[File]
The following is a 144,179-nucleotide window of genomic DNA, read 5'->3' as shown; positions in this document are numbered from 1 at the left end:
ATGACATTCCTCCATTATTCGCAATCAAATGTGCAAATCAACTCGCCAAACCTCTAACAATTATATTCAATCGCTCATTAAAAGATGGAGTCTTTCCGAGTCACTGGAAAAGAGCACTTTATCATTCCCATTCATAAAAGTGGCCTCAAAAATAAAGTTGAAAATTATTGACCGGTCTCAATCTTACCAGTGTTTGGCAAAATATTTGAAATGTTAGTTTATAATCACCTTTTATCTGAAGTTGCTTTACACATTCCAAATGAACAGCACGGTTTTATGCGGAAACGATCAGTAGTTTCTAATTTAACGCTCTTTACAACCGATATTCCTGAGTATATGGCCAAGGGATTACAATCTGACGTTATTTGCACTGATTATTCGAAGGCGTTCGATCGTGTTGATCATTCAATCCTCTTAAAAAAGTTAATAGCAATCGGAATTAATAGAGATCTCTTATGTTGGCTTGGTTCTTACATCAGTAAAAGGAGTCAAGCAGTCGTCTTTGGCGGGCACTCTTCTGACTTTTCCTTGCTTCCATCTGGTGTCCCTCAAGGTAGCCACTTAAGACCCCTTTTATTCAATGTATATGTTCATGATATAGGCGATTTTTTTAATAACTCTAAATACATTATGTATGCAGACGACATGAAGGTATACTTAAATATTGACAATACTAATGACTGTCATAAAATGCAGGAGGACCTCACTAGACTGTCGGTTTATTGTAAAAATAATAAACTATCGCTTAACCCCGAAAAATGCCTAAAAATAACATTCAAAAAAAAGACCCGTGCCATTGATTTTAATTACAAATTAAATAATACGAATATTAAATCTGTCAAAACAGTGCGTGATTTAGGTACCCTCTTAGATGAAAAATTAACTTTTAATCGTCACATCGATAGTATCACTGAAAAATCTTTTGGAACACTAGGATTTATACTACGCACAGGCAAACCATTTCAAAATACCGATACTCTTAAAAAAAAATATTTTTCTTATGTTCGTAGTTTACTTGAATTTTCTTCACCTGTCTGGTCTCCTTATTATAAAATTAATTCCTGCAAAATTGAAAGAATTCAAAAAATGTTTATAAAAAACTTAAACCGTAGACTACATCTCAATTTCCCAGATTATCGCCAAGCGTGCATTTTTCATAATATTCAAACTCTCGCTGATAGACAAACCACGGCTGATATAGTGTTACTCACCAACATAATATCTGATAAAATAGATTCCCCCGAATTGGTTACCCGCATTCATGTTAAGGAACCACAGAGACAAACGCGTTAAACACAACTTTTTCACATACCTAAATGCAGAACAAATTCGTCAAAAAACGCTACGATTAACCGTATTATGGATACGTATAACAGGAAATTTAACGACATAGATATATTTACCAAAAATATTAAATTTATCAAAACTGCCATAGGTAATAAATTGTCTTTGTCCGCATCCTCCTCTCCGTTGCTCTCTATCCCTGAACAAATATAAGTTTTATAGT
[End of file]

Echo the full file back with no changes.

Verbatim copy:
The following is a 144,179-nucleotide window of genomic DNA, read 5'->3' as shown; positions in this document are numbered from 1 at the left end:
ATGACATTCCTCCATTATTCGCAATCAAATGTGCAAATCAACTCGCCAAACCTCTAACAATTATATTCAATCGCTCATTAAAAGATGGAGTCTTTCCGAGTCACTGGAAAAGAGCACTTTATCATTCCCATTCATAAAAGTGGCCTCAAAAATAAAGTTGAAAATTATTGACCGGTCTCAATCTTACCAGTGTTTGGCAAAATATTTGAAATGTTAGTTTATAATCACCTTTTATCTGAAGTTGCTTTACACATTCCAAATGAACAGCACGGTTTTATGCGGAAACGATCAGTAGTTTCTAATTTAACGCTCTTTACAACCGATATTCCTGAGTATATGGCCAAGGGATTACAATCTGACGTTATTTGCACTGATTATTCGAAGGCGTTCGATCGTGTTGATCATTCAATCCTCTTAAAAAAGTTAATAGCAATCGGAATTAATAGAGATCTCTTATGTTGGCTTGGTTCTTACATCAGTAAAAGGAGTCAAGCAGTCGTCTTTGGCGGGCACTCTTCTGACTTTTCCTTGCTTCCATCTGGTGTCCCTCAAGGTAGCCACTTAAGACCCCTTTTATTCAATGTATATGTTCATGATATAGGCGATTTTTTTAATAACTCTAAATACATTATGTATGCAGACGACATGAAGGTATACTTAAATATTGACAATACTAATGACTGTCATAAAATGCAGGAGGACCTCACTAGACTGTCGGTTTATTGTAAAAATAATAAACTATCGCTTAACCCCGAAAAATGCCTAAAAATAACATTCAAAAAAAAGACCCGTGCCATTGATTTTAATTACAAATTAAATAATACGAATATTAAATCTGTCAAAACAGTGCGTGATTTAGGTACCCTCTTAGATGAAAAATTAACTTTTAATCGTCACATCGATAGTATCACTGAAAAATCTTTTGGAACACTAGGATTTATACTACGCACAGGCAAACCATTTCAAAATACCGATACTCTTAAAAAAAAATATTTTTCTTATGTTCGTAGTTTACTTGAATTTTCTTCACCTGTCTGGTCTCCTTATTATAAAATTAATTCCTGCAAAATTGAAAGAATTCAAAAAATGTTTATAAAAAACTTAAACCGTAGACTACATCTCAATTTCCCAGATTATCGCCAAGCGTGCATTTTTCATAATATTCAAACTCTCGCTGATAGACAAACCACGGCTGATATAGTGTTACTCACCAACATAATATCTGATAAAATAGATTCCCCCGAATTGGTTACCCGCATTCATGTTAAGGAACCACAGAGACAAACGCGTTAAACACAACTTTTTCACATACCTAAATGCAGAACAAATTCGTCAAAAAACGCTACGATTAACCGTATTATGGATACGTATAACAGGAAATTTAACGACATAGATATATTTACCAAAAATATTAAATTTATCAAAACTGCCATAGGTAATAAATTGTCTTTGTCCGCATCCTCCTCTCCGTTGCTCTCTATCCCTGAACAAATATAAGTTTTATAGT